Doctors performing abortions in Kansas would have to give women more information about themselves at least 24 hours before an abortion under a proposed House bill.
The information would include the year physicians got their medical degree, along with employment information, if disciplinary action had been taken against them, whether they have malpractice insurance and whether they are a Kansas resident.
If the bill is passed, all of that information would need to be printed out, in black ink, in 12-point Times New Roman font, and given to the woman seeking the abortion.
Rep. Melissa Rooker, a Fairway Republican, said during a hearing on the bill Tuesday morning that it looks “punitive.”
“It looks like it is harassing a particular set of providers,” Rooker said.
Some lawmakers voiced concerns during the hearing that doctors aren’t required to provide similar information for other procedures.
Under current law, patients have to be given the name of the doctor who will do the abortion, a description of the abortion method and risks related to the procedure. The information is required, in writing, 24 hours before the procedure.
“It’s reasonable for a woman to be able to know who exactly will be doing the procedure,” said Rep. Susan Humphries, a Wichita Republican.
Rep. Trevor Jacobs, a Republican from Fort Scott, said he didn’t see why the new bill could be seen as unreasonable or unjust.
He said he had gone to Google for information on abortions and had not found the details required under the bill.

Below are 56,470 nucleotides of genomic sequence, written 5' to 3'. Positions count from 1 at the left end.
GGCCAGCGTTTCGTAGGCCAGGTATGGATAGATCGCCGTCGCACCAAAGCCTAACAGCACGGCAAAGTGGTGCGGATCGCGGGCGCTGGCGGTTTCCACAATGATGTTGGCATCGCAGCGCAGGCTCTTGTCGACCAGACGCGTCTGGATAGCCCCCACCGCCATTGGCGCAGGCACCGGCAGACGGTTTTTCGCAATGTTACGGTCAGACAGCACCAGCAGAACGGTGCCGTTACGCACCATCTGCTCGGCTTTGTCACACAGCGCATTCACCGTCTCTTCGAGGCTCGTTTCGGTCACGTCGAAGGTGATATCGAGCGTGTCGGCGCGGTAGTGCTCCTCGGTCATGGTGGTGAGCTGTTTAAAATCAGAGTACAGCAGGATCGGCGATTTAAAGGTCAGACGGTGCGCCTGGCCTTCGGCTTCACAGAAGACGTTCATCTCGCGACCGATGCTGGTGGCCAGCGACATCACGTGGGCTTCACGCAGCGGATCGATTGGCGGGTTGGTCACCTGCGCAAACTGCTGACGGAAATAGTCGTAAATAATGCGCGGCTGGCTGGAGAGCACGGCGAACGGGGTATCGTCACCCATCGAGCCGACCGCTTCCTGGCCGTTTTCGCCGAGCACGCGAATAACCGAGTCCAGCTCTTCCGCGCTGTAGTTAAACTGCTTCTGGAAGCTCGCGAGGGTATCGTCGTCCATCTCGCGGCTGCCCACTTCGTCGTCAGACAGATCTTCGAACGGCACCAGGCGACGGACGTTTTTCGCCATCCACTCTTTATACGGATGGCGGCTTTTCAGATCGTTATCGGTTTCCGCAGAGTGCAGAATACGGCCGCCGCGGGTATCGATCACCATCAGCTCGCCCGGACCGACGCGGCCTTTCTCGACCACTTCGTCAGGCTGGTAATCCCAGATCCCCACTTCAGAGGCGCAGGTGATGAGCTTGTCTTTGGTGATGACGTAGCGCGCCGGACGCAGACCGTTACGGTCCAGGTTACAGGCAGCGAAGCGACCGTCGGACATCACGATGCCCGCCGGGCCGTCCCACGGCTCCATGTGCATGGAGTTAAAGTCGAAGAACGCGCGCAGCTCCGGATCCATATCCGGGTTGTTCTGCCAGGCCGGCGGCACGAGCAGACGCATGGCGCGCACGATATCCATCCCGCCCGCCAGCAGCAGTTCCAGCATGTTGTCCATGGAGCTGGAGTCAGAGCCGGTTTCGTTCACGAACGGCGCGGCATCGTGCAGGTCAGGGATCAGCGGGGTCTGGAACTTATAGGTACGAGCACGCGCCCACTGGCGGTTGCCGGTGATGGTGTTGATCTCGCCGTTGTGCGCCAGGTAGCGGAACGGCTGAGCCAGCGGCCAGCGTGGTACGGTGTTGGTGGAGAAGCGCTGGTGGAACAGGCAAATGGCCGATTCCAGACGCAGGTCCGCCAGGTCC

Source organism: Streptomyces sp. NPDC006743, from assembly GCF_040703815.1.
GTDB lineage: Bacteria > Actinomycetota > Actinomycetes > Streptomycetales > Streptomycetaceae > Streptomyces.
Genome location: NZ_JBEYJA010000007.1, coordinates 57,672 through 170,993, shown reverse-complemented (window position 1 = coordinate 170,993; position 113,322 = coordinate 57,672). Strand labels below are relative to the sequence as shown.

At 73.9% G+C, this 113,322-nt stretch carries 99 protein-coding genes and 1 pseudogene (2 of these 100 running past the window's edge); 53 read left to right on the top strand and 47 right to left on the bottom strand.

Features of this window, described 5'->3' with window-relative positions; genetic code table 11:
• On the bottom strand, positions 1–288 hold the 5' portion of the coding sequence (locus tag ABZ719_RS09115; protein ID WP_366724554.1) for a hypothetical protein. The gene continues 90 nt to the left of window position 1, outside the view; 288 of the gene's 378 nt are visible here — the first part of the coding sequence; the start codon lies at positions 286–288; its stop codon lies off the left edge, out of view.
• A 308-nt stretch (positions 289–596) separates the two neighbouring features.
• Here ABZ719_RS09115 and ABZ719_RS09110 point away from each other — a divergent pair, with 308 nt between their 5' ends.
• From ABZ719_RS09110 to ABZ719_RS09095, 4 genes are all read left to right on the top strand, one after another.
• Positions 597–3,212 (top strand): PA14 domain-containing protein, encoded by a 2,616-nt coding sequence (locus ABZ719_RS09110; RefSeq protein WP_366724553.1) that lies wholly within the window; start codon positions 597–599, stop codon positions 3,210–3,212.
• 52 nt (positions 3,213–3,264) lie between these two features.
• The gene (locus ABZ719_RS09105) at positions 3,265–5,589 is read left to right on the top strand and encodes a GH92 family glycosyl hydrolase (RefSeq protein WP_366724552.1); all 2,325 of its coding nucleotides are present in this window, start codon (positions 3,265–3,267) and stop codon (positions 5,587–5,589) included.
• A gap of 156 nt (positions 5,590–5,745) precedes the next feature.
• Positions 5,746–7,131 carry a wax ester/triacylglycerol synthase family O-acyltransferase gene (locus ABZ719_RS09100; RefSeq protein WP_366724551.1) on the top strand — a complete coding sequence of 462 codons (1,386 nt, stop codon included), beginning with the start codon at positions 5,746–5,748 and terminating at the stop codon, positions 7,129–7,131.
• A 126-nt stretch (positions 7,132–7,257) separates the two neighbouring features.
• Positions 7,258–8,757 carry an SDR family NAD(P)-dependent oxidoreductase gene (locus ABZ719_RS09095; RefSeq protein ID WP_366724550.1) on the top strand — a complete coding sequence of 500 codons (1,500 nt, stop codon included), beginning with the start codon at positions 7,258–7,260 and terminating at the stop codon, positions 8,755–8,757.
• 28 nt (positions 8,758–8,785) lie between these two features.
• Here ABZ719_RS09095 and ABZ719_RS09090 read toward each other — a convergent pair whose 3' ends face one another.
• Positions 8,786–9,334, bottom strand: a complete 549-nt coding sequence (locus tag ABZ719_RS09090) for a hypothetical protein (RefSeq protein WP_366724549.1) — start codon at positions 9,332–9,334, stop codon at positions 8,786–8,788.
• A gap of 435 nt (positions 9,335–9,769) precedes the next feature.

“This wouldn’t be a burden by any means,” Jacobs said.
Kansans for Life and the Family Policy Alliance of Kansas testified in favor of the bill during Tuesday morning’s hearing.
The groups emphasized that they felt the bill was a needed update and made more information “readily available” for people who want to get an abortion in Kansas.
“This stuff is (easy) data entry for the clinic,” said Kathy Ostrowski, Kansans for Life’s legislative director.
Planned Parenthood and the American Civil Liberties Union both opposed the bill.
“This is a solution looking for a problem,” said Robert Eye, legal counsel for the Trust Women Foundation and the South Wind Women’s Center.
Elise Higgins, with Planned Parenthood Great Plains Votes, told lawmakers the bill does nothing to improve the lives of Kansas women and undermines confidence in physicians.
But Rep. John Whitmer, a Wichita Republican, said the bill was a transparency issue.
“I struggle with, again, what are you hiding and why would you not make it readily available?” Whitmer asked people opposing the bill before talking about information that he could not find online about abortions.
Higgins’ response: “I believe the question there is, what are we hiding, and the answer is nothing.”
A similar bill has already passed a Senate committee, but has yet to be voted on by the full chamber.